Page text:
5. Adolph Rupp
Teams coached: Kentucky
NCAA championships: 4 (1948, 1949, 1951, 1958)
One of college basketball's most prominent figures in the mid-20th century, Rupp helmed the Kentucky program for more than 40 years, and the school's home arena is named in his honor. Nicknamed "the Baron of the Blue Grass,” Rupp's Wildcats won 13 conference tournaments and advanced to six Final Fours, but he's also well-known for the game he didn't win. He was the losing coach in the 1966 national championship game when Texas Western started five Black players against Rupp's all-white squad.
4. Bob Knight
Teams coached: Army, Indiana, Texas Tech
NCAA championships: 3 (1976, 1981, 1987)
One of the most complex figures in all of college athletics, Knight's ability to get the most out of his student-athletes goes without question. He won games, he produced world-class players like Isiah Thomas, and nearly 98 percent of his players completed their four-year degrees. He also threw a chair, made derogatory comments on national television, and let his temper get the best of him on multiple high-profile occasions. That behavior ultimately got him fired from Indiana in September of 2000.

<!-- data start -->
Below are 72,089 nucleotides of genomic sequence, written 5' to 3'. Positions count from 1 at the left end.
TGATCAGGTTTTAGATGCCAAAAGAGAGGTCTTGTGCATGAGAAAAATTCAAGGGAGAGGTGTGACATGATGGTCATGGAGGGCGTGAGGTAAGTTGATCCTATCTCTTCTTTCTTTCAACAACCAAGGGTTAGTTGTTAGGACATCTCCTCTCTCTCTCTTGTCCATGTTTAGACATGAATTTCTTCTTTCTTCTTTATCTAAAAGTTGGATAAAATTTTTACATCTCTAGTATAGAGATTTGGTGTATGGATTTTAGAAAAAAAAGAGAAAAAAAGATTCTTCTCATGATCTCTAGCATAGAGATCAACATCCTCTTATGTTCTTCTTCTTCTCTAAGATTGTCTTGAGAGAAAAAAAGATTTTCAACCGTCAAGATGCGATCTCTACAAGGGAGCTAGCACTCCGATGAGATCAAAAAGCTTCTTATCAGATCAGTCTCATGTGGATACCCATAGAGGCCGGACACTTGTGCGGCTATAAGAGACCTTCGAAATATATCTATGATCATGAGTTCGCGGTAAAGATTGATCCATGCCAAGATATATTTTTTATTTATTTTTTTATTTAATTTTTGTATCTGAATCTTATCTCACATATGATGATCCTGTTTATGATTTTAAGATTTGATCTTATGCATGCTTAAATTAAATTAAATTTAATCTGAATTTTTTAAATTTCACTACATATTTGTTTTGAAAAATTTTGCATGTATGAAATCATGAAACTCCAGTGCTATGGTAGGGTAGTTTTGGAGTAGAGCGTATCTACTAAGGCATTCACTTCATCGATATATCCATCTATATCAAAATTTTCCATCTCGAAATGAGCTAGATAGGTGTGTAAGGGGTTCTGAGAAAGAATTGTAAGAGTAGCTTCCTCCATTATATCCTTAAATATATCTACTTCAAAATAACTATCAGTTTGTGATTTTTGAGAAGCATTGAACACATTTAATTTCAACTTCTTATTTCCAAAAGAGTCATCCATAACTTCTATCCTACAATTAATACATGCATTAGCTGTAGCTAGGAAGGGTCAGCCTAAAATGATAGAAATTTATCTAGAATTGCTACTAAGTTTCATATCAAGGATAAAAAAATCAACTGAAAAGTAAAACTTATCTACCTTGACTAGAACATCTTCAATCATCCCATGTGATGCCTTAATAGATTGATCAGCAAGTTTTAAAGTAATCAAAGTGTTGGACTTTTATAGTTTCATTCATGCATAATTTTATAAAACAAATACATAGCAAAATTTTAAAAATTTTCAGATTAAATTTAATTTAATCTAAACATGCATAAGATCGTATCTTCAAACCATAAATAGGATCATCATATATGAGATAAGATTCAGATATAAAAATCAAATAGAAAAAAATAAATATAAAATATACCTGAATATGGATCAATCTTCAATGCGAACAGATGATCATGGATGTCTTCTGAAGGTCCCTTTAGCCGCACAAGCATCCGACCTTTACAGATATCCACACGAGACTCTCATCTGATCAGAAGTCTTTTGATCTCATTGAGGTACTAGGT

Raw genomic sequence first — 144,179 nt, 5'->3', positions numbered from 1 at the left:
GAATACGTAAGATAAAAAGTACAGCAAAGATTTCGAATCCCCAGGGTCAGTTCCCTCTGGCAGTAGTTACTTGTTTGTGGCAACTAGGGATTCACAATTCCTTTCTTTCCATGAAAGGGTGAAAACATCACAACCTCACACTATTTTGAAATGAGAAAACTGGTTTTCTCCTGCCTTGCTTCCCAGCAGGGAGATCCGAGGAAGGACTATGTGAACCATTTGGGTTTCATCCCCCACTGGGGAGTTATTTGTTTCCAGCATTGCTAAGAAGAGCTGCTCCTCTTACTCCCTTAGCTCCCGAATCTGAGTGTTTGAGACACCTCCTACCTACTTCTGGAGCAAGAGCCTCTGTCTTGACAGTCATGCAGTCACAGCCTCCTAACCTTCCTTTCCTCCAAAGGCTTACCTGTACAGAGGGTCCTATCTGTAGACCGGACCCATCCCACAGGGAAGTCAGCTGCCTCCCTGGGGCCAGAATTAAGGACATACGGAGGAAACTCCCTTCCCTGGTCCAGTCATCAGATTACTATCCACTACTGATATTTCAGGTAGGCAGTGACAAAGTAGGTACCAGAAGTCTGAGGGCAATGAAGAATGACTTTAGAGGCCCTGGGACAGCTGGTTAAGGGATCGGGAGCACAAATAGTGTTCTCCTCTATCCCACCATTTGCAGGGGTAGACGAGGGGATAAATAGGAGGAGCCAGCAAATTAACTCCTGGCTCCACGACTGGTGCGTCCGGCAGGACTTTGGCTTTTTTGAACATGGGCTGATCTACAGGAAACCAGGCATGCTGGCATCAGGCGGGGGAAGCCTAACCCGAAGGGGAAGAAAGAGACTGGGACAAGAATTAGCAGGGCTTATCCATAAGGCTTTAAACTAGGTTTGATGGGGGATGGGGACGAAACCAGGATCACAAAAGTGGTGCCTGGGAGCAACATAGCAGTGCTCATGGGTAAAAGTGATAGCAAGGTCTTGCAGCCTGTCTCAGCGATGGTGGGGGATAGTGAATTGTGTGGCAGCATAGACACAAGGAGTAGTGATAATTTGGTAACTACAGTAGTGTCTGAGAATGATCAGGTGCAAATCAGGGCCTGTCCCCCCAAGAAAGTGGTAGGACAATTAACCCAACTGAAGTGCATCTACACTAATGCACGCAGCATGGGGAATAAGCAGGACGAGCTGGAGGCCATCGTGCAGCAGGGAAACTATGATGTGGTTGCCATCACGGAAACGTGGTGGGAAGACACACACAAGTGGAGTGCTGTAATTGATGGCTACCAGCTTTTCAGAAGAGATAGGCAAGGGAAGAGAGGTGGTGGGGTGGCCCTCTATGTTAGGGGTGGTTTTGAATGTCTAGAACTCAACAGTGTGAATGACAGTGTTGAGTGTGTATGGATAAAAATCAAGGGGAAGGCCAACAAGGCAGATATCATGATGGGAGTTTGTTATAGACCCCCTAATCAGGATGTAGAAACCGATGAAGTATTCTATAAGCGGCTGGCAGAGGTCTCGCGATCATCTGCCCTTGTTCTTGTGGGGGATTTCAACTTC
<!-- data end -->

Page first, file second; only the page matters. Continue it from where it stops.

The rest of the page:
3. Dean Smith
Teams coached: North Carolina
NCAA championships: 2 (1982, 1993)
Dean Smith took over a scandal-ridden North Carolina team in 1961, went 8-9 in his first season, and never finished with a losing record again. He effectively utilized the four corners offense late in games, which may have played a role in the NCAA installing a shot clock in 1985. Smith also led Team USA to a gold medal at the 1976 Olympic Games, and was a hugely influential figure in North Carolina up until his death in 2015.
2. Mike Krzyzewski
Teams coached: Army, Duke
NCAA championships: 5 (1991, 1992, 2001, 2010, 2015)
The man known far and wide as "Coach K" has spent 40 years as the Duke bench boss, and had some calling for his firing after back-to-back 17-loss seasons in the early-1980's. However, recruiting players like Johnny Dawkins, Christian Laettner, Grant Hill, and JJ Redick allowed him to succeed not just at the college level, but on a worldwide stage. Krzyzewski coached Team USA to three straight Olympic gold medals in 2008, 2012, and 2016, and he was inducted into the Basketball Hall of Fame in 2001 by his mentor, Bob Knight.
1. John Wooden
Teams coached: Indiana State, UCLA
NCAA championships: 10 (1964, 1965, 1967-1973, 1975)
"The Wizard of Westwood" set a standard for coaching excellence that may never be equaled. In his 12-season run where the Bruins earned 10 NCAA titles, he lost a total of just 22 games, and eight of those defeats came during the "rebuilding" 1965-66 season, where the Bruins only went 18-8. He coached a number of basketball legends, including Lew Alcindor (later known as Kareem Abdul-Jabbar), Bill Walton, Walt Hazzard, and Gail Goodrich.